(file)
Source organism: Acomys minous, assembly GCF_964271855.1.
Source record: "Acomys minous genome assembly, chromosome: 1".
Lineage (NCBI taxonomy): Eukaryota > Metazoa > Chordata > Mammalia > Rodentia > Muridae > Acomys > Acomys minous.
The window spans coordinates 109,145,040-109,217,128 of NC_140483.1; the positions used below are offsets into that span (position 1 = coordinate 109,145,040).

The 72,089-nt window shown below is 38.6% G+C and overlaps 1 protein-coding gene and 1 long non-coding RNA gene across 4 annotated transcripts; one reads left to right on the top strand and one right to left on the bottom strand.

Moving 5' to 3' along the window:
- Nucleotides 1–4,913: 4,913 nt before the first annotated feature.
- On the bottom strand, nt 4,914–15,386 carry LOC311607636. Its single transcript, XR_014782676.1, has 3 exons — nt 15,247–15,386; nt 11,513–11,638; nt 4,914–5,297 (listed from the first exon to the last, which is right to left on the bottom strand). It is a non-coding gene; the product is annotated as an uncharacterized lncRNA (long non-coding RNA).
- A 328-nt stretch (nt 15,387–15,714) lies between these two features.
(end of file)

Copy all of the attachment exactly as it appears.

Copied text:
Source organism: Acomys minous, assembly GCF_964271855.1.
Source record: "Acomys minous genome assembly, chromosome: 1".
Lineage (NCBI taxonomy): Eukaryota > Metazoa > Chordata > Mammalia > Rodentia > Muridae > Acomys > Acomys minous.
The window spans coordinates 109,145,040-109,217,128 of NC_140483.1; the positions used below are offsets into that span (position 1 = coordinate 109,145,040).

The 72,089-nt window shown below is 38.6% G+C and overlaps 1 protein-coding gene and 1 long non-coding RNA gene across 4 annotated transcripts; one reads left to right on the top strand and one right to left on the bottom strand.

Moving 5' to 3' along the window:
- Nucleotides 1–4,913: 4,913 nt before the first annotated feature.
- On the bottom strand, nt 4,914–15,386 carry LOC311607636. Its single transcript, XR_014782676.1, has 3 exons — nt 15,247–15,386; nt 11,513–11,638; nt 4,914–5,297 (listed from the first exon to the last, which is right to left on the bottom strand). It is a non-coding gene; the product is annotated as an uncharacterized lncRNA (long non-coding RNA).
- A 328-nt stretch (nt 15,387–15,714) lies between these two features.